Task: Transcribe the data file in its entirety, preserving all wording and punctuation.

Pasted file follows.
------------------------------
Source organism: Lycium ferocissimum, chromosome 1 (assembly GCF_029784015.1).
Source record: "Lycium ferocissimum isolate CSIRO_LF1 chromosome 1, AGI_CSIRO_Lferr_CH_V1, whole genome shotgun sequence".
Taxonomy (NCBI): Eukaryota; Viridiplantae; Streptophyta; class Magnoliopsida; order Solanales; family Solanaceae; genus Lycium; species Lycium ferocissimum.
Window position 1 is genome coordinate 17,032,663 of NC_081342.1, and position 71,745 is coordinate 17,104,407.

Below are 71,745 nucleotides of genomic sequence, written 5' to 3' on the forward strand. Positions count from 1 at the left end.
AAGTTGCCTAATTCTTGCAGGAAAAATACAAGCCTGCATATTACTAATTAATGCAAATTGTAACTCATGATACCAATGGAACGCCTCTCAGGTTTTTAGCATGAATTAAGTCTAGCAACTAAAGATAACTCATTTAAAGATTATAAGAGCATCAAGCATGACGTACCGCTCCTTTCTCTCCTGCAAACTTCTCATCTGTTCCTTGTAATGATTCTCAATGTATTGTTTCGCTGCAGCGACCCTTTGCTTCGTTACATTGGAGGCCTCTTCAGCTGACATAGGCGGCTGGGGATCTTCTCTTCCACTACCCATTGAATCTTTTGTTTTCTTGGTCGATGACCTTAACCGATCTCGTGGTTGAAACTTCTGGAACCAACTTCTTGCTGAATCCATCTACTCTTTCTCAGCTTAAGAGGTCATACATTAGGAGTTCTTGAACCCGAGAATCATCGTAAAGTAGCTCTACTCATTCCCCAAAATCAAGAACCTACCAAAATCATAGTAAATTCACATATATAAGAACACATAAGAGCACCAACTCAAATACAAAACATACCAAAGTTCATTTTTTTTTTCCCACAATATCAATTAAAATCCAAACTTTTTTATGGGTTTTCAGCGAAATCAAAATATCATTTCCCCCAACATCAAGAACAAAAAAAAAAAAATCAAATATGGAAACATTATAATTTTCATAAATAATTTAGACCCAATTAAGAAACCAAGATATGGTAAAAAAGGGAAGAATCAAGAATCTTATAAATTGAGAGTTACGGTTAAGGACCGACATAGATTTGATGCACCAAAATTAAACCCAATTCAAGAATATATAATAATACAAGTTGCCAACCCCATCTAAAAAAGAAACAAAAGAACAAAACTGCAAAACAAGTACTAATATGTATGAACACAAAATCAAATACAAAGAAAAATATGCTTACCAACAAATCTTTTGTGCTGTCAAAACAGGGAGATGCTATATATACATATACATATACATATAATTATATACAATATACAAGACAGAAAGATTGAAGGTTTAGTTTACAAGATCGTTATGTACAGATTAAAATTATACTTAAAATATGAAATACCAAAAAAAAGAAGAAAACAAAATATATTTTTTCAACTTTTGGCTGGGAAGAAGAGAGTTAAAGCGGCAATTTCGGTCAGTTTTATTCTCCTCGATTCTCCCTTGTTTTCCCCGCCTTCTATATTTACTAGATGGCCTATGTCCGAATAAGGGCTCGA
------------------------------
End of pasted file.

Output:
Source organism: Lycium ferocissimum, chromosome 1 (assembly GCF_029784015.1).
Source record: "Lycium ferocissimum isolate CSIRO_LF1 chromosome 1, AGI_CSIRO_Lferr_CH_V1, whole genome shotgun sequence".
Taxonomy (NCBI): Eukaryota; Viridiplantae; Streptophyta; class Magnoliopsida; order Solanales; family Solanaceae; genus Lycium; species Lycium ferocissimum.
Window position 1 is genome coordinate 17,032,663 of NC_081342.1, and position 71,745 is coordinate 17,104,407.

Below are 71,745 nucleotides of genomic sequence, written 5' to 3' on the forward strand. Positions count from 1 at the left end.
AAGTTGCCTAATTCTTGCAGGAAAAATACAAGCCTGCATATTACTAATTAATGCAAATTGTAACTCATGATACCAATGGAACGCCTCTCAGGTTTTTAGCATGAATTAAGTCTAGCAACTAAAGATAACTCATTTAAAGATTATAAGAGCATCAAGCATGACGTACCGCTCCTTTCTCTCCTGCAAACTTCTCATCTGTTCCTTGTAATGATTCTCAATGTATTGTTTCGCTGCAGCGACCCTTTGCTTCGTTACATTGGAGGCCTCTTCAGCTGACATAGGCGGCTGGGGATCTTCTCTTCCACTACCCATTGAATCTTTTGTTTTCTTGGTCGATGACCTTAACCGATCTCGTGGTTGAAACTTCTGGAACCAACTTCTTGCTGAATCCATCTACTCTTTCTCAGCTTAAGAGGTCATACATTAGGAGTTCTTGAACCCGAGAATCATCGTAAAGTAGCTCTACTCATTCCCCAAAATCAAGAACCTACCAAAATCATAGTAAATTCACATATATAAGAACACATAAGAGCACCAACTCAAATACAAAACATACCAAAGTTCATTTTTTTTTTCCCACAATATCAATTAAAATCCAAACTTTTTTATGGGTTTTCAGCGAAATCAAAATATCATTTCCCCCAACATCAAGAACAAAAAAAAAAAAATCAAATATGGAAACATTATAATTTTCATAAATAATTTAGACCCAATTAAGAAACCAAGATATGGTAAAAAAGGGAAGAATCAAGAATCTTATAAATTGAGAGTTACGGTTAAGGACCGACATAGATTTGATGCACCAAAATTAAACCCAATTCAAGAATATATAATAATACAAGTTGCCAACCCCATCTAAAAAAGAAACAAAAGAACAAAACTGCAAAACAAGTACTAATATGTATGAACACAAAATCAAATACAAAGAAAAATATGCTTACCAACAAATCTTTTGTGCTGTCAAAACAGGGAGATGCTATATATACATATACATATACATATAATTATATACAATATACAAGACAGAAAGATTGAAGGTTTAGTTTACAAGATCGTTATGTACAGATTAAAATTATACTTAAAATATGAAATACCAAAAAAAAGAAGAAAACAAAATATATTTTTTCAACTTTTGGCTGGGAAGAAGAGAGTTAAAGCGGCAATTTCGGTCAGTTTTATTCTCCTCGATTCTCCCTTGTTTTCCCCGCCTTCTATATTTACTAGATGGCCTATGTCCGAATAAGGGCTCGA